Police look into reported thefts over Spring Break

Several students returned from Spring Break to find their locked dorm rooms had been robbed, although the residence halls had been closed in their absence.

According to Campus Police, six thefts were reported on multiple floors of both Travers and Wolfe halls following the break.

Nicole Mummey, freshman English and special education major, immediately noticed her iHome clock radio was missing when she returned. Searching her room further, she discovered that her Super Nintendo and the games for it were also gone.

Mike Merkowsky, freshman open options major in the School of Science, could not find the $30 tool kit normally located in his closet when he moved back into his room Sunday night.

These students filled out reports with Campus Police. Det. Sgt. James Lopez said over the phone that the incidents were under investigation. However, he would not divulge any specific measures being taken. “It’s still too early to say what’s going to happen,” he said.

Students expressed little confidence that they would see their lost possessions again. “I know there’s not a whole lot they could really do,” Merkowsky said. He said that he only wants to find out how the thefts happened so that they might be prevented in the future.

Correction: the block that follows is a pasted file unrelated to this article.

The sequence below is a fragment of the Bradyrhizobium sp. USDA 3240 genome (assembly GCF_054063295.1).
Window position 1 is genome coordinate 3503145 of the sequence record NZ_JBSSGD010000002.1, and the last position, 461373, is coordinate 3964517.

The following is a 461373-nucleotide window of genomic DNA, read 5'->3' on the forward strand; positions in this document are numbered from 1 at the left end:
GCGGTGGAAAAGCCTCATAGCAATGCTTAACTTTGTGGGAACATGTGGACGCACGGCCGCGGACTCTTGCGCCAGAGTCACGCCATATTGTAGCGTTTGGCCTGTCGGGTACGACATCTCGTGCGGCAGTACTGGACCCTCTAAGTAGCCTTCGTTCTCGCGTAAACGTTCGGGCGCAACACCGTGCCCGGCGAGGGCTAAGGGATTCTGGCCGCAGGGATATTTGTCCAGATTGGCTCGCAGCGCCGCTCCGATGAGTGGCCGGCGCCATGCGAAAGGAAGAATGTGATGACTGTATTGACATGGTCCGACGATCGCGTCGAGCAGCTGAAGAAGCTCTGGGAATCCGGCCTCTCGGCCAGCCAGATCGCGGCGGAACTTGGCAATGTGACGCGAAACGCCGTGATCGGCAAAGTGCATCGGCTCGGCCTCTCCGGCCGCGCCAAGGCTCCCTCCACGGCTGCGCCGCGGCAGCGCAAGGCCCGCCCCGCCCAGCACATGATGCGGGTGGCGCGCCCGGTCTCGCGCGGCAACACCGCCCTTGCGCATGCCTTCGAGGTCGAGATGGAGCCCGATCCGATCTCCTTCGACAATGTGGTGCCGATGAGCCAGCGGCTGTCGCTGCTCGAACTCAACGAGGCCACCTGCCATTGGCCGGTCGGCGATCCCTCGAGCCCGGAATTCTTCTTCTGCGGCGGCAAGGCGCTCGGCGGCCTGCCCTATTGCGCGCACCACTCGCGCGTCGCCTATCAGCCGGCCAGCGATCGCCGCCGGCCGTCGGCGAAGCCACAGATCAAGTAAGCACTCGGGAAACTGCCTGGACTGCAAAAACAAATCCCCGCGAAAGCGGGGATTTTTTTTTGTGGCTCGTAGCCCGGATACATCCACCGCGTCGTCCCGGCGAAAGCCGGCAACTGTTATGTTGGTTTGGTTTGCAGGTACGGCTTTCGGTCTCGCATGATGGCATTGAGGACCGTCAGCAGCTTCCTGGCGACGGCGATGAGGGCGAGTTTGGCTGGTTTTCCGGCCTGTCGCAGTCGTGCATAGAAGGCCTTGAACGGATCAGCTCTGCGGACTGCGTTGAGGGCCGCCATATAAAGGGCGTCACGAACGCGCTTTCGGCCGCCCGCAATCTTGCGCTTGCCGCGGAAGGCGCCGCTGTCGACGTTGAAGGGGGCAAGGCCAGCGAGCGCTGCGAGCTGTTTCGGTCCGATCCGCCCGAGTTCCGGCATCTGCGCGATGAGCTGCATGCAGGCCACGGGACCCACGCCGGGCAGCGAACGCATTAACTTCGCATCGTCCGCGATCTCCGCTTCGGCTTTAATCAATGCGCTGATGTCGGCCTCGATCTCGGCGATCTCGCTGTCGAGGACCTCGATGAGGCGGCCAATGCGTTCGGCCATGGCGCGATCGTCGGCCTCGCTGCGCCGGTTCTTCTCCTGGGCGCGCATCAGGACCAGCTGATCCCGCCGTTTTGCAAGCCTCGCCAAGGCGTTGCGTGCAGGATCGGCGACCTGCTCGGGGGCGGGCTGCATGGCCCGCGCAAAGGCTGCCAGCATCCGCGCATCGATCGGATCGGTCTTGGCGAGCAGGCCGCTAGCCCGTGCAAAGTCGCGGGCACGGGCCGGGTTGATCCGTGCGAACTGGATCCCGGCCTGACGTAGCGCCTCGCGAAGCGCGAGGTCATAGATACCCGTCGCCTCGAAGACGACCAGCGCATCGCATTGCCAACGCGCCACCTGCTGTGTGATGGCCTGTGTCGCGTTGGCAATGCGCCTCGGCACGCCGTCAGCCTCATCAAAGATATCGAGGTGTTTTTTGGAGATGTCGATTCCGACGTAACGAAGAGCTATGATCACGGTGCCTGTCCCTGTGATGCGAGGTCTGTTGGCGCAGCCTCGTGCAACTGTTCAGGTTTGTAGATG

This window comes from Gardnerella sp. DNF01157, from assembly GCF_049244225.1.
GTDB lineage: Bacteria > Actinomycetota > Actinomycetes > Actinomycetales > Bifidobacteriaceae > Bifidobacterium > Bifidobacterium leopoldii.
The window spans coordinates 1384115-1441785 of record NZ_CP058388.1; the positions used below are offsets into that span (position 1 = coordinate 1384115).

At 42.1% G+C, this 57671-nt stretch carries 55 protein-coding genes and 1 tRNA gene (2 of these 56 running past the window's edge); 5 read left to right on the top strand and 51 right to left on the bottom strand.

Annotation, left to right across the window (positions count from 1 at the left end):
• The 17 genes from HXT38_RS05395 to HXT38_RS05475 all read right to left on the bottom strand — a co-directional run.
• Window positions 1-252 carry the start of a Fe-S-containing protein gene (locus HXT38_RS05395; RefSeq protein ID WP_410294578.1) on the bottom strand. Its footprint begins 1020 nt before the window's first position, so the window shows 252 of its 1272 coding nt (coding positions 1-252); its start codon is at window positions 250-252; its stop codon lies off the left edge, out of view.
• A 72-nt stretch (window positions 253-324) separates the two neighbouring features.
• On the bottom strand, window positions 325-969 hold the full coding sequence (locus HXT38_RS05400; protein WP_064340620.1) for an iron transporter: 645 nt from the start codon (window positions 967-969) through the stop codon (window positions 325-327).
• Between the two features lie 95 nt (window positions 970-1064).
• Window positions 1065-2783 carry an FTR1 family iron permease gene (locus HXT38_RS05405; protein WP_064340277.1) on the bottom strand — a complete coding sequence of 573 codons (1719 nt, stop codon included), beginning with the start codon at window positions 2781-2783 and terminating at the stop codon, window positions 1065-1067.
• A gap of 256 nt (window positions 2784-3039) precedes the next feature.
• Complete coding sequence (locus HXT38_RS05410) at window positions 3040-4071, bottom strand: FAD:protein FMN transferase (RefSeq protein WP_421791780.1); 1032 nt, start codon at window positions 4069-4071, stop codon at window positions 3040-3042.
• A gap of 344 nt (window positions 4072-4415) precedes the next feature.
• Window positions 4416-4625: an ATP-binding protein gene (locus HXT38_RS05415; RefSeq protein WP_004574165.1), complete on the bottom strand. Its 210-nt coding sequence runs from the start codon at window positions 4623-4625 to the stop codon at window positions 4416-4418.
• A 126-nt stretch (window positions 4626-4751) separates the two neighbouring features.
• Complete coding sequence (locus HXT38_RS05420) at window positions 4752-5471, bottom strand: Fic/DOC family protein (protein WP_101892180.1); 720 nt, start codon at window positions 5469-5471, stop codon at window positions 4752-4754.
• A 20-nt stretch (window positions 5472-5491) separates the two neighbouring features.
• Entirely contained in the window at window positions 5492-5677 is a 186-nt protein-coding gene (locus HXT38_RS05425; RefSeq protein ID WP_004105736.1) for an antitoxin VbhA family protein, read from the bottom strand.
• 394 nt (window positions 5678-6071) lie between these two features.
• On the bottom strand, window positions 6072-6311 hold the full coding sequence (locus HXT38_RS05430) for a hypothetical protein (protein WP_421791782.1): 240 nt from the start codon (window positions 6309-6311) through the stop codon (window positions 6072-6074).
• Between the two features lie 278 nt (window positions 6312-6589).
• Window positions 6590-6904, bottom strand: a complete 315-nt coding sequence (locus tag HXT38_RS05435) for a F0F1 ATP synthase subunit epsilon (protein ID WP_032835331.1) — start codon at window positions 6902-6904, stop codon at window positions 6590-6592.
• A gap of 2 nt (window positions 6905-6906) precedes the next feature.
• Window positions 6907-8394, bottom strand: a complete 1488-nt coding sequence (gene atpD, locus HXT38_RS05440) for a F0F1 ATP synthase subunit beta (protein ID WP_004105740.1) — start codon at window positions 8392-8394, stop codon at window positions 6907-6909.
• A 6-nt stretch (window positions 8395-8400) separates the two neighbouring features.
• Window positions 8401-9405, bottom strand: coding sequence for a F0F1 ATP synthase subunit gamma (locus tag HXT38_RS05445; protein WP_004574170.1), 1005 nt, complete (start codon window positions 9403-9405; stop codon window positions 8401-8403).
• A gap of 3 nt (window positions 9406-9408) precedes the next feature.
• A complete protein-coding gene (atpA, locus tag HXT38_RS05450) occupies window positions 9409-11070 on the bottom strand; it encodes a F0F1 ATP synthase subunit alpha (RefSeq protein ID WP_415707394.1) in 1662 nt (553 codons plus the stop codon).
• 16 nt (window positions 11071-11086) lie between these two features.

“I’d like to be reimbursed because I left for break, locked my door and when I came back and unlocked it, my stuff was gone,” Mummey said. “So as far as I’m concerned, this isn’t my fault.”

Alison Morgan, senior Spanish and international studies major and community advisor (CA) to Wolfe 4, said, “There shouldn’t have been anyone with access to the buildings.” She explained that Building Services and Facilities employees were not in the buildings during Spring Break. “There’s no one here, so there’s no mess to clean up,” she said. She also expressed doubt that any of the missing items would be returned, citing the lack of witnesses or any other evidence.

Kevin Mnich, assistant residential director, revealed via e-mail that the resident directors, area directors, building services and facilities personnel had swipe access to the buildings.

Before break began, the responsibility of emptying and securing the buildings fell to Mnich and a closing team comprised of CAs, who ensured that every door was locked and that the building entrances and exits were secure.

But despite these measures, Mnich said, “they are certainly not air-tight.”

“Short of a paid security guard sitting at every door checking IDs 24 hours a day, 365 days a year,” Mnich said, “the building is susceptible to break-ins and unauthorized access.”

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Myles Ma